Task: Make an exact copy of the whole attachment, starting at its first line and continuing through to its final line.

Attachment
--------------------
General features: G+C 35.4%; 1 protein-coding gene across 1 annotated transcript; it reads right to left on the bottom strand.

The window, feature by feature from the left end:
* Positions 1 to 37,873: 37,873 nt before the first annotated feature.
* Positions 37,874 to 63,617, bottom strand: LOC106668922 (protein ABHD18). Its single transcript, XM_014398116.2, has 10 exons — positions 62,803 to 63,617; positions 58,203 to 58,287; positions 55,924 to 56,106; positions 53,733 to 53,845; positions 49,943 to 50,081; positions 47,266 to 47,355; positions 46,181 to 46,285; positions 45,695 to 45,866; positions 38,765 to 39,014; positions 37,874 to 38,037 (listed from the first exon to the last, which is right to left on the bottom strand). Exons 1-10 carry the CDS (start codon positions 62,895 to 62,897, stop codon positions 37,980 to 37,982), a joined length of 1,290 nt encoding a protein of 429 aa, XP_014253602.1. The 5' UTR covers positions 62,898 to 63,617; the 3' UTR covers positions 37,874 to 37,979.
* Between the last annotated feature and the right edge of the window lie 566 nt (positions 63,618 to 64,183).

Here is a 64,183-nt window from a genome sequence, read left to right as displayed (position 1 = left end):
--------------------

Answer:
General features: G+C 35.4%; 1 protein-coding gene across 1 annotated transcript; it reads right to left on the bottom strand.

The window, feature by feature from the left end:
* Positions 1 to 37,873: 37,873 nt before the first annotated feature.
* Positions 37,874 to 63,617, bottom strand: LOC106668922 (protein ABHD18). Its single transcript, XM_014398116.2, has 10 exons — positions 62,803 to 63,617; positions 58,203 to 58,287; positions 55,924 to 56,106; positions 53,733 to 53,845; positions 49,943 to 50,081; positions 47,266 to 47,355; positions 46,181 to 46,285; positions 45,695 to 45,866; positions 38,765 to 39,014; positions 37,874 to 38,037 (listed from the first exon to the last, which is right to left on the bottom strand). Exons 1-10 carry the CDS (start codon positions 62,895 to 62,897, stop codon positions 37,980 to 37,982), a joined length of 1,290 nt encoding a protein of 429 aa, XP_014253602.1. The 5' UTR covers positions 62,898 to 63,617; the 3' UTR covers positions 37,874 to 37,979.
* Between the last annotated feature and the right edge of the window lie 566 nt (positions 63,618 to 64,183).

Here is a 64,183-nt window from a genome sequence, read left to right as displayed (position 1 = left end):